tbeng meanchey district, Preah Vihear province – Duong Chenda has been the butt of jokes for his old bike, his dirty clothes and his modest house, but that won’t knock him out of politics.
“For the insults, I won’t complain,” said Duong Chenda, who, as the Sam Rainsy Party’s third candidate, has zero probability of winning the province’s single party seat in this month’s elections.
“The CPP candidate was very poor, too, until he cut down some trees….” Duong Chenda said.
The 42-year-old carpenter says his twisted road to politics was guided by a love for democracy and an aversion to Vietnam. Those impulses led him to fight the Vietnamese in the 1980s, work for the CPP, join ranks with the Khmer Rouge and, finally, join with Sam Rainsy.
Above the door to his home in Tbeng Meanchey hang photos of the opposition leader and of US Senator John McCain, who leads the International Republican Institute. The IRI, along with the US-based National Democratic Institute, trained him this year to campaign in his own grass-roots style, he said.
Since May, Duong Chenda has been touring the province’s villages and talking to people about the Sam Rainsy Party. He says he asks people what they wish the government to do for them, then writes a bulletin pledging to relieve whatever ails them.
He prints the leaflets himself and absorbs most of the costs. Until the beginning of this month, the party had been unable to afford or distribute hats or T-shirts, but Duong Chenda, who earns about $100 a month, said he had spent almost $300 on the campaign.
While the party’s main candidate spends much of his time trying to raise money from Phnom Penh, Duong Chenda is practically the public face of the opposition party in Preah Vihear.
“From house to house, door to door, I went through the province,” he said. “Mostly people said they don’t care which political party wins, only that it helps after the election.”
And the Sam Rainsy Party will help, Duong Chenda said, by sweeping out corruption and ending the so-called infiltration by Vietnam.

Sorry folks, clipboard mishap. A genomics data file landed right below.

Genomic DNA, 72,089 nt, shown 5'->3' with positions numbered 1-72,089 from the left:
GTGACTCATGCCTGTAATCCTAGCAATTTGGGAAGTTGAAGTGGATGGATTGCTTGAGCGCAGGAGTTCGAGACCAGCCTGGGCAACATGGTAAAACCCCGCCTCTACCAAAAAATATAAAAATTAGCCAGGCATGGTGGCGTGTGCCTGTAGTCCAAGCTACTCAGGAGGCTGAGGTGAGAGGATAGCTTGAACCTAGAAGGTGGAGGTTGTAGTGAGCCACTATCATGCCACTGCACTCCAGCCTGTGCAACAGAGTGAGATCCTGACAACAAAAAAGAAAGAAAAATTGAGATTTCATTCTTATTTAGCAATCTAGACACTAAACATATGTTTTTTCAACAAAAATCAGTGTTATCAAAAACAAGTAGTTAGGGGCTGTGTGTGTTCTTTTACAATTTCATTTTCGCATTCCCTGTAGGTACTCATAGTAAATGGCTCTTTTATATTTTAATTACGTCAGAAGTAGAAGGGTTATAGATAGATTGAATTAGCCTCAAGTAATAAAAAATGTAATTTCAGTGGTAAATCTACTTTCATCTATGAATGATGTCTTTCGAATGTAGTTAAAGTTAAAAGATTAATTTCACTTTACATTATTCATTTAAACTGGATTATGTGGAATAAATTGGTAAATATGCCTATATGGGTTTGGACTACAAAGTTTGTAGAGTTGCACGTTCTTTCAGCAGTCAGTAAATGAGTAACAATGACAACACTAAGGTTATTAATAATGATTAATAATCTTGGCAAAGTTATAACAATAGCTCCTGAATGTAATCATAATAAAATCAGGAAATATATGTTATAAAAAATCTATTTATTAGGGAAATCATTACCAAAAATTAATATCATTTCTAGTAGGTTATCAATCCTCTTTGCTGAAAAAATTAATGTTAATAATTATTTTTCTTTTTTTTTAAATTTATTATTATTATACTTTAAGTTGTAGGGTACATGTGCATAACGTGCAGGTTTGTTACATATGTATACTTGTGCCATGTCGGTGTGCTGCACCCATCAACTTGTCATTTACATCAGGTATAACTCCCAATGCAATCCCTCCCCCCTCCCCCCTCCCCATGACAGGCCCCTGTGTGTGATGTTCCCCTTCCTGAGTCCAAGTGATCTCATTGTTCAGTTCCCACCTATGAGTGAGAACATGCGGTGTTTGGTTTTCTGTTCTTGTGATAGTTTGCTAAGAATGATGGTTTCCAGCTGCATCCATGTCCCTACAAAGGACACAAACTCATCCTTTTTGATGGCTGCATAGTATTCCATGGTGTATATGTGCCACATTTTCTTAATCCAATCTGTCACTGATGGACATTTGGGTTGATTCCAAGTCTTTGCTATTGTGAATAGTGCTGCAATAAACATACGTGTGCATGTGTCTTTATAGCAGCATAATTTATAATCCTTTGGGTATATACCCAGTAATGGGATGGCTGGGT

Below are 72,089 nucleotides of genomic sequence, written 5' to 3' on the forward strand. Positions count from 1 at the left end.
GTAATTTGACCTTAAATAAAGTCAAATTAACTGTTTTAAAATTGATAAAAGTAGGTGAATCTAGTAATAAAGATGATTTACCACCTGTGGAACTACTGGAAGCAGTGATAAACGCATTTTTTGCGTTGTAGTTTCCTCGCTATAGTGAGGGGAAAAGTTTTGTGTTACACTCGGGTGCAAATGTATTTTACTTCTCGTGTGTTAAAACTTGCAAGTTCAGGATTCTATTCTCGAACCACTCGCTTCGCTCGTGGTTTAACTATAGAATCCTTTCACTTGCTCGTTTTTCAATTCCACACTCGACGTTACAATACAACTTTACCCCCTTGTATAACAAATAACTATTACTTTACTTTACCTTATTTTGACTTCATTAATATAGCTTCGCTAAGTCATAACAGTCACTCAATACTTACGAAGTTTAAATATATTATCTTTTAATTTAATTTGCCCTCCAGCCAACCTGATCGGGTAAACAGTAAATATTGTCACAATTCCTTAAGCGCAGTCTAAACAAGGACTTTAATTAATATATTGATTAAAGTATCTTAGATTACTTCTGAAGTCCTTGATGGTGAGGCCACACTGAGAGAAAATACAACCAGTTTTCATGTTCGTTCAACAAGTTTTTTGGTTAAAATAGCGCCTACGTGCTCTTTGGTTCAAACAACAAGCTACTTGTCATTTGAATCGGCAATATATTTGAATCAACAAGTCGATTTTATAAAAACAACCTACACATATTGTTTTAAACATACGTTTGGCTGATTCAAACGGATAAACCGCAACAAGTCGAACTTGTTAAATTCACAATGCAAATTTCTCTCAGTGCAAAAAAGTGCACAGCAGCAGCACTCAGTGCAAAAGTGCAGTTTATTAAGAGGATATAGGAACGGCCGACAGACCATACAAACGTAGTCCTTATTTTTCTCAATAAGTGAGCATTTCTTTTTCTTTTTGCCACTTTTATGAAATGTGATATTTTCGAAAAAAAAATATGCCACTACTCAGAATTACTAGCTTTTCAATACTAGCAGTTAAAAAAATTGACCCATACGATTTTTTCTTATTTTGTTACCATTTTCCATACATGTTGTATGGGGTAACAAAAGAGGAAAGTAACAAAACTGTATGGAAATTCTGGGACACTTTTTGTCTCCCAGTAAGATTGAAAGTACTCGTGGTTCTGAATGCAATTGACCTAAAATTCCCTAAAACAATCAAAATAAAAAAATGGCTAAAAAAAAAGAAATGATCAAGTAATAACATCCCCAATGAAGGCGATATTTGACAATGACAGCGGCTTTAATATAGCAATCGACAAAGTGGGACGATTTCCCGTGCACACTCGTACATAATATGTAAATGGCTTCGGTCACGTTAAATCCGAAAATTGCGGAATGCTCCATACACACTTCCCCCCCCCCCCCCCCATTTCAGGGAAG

Claiming to have seen Vietnamese soldiers slaughter children as they marched to Phnom Penh in 1979, Duong Chenda’s anti-Vietnam sentiment drove him to the jungle to fight alongside his former tormentors.
As a child in Takeo province during the Pol Pot years, his mother and father were tagged as spies for Lon Nol and jailed, and his sister and brother-in-law were killed. Meanwhile, he was forced to chop wood.
But in 1990, after working three years as a deputy director for administration in Preah Vihear, he took up arms with the Khmer Rouge rebels. The CPP, he said, was making too many concessions to the Vietnamese.
“It was a different Khmer Rouge” than in the 1970s, he insisted. “They were about keeping territory.”
Duong Chenda was later wowed by Sam Rainsy’s rhetoric against the CPP and its connections to Vietnam. He joined the party in 1995.
His political life remains a fight. During the 1998 elections, a commune officer made a threat on his life, and he fled to the low mountains visible from his porch.
This year, he said, the CPP has publicly insulted him.
“They say, ‘How can you vote for these poor people?’” Duong Chenda said.
A CPP official in Preah Vihear denied that the party made any verbal attack on Duong Chenda.
When asked by a reporter last week, several residents of Preah Vihear said they had never heard of Duong Chenda. Only Nin Nara, a 27-year-old laborer and Sam Rainsy Party supporter, said he had once worked with him.
Still, Duong Chenda remains optimistic about this month’s general elections. He said that the opposition party gained ground in the 2002 commune elections, beating out Funcinpec, and that his grass-roots campaign is drawing support.
“I don’t want the power so much,” Duong Chenda said. “What we need is democracy. My intention is to win over the CPP in 2003.”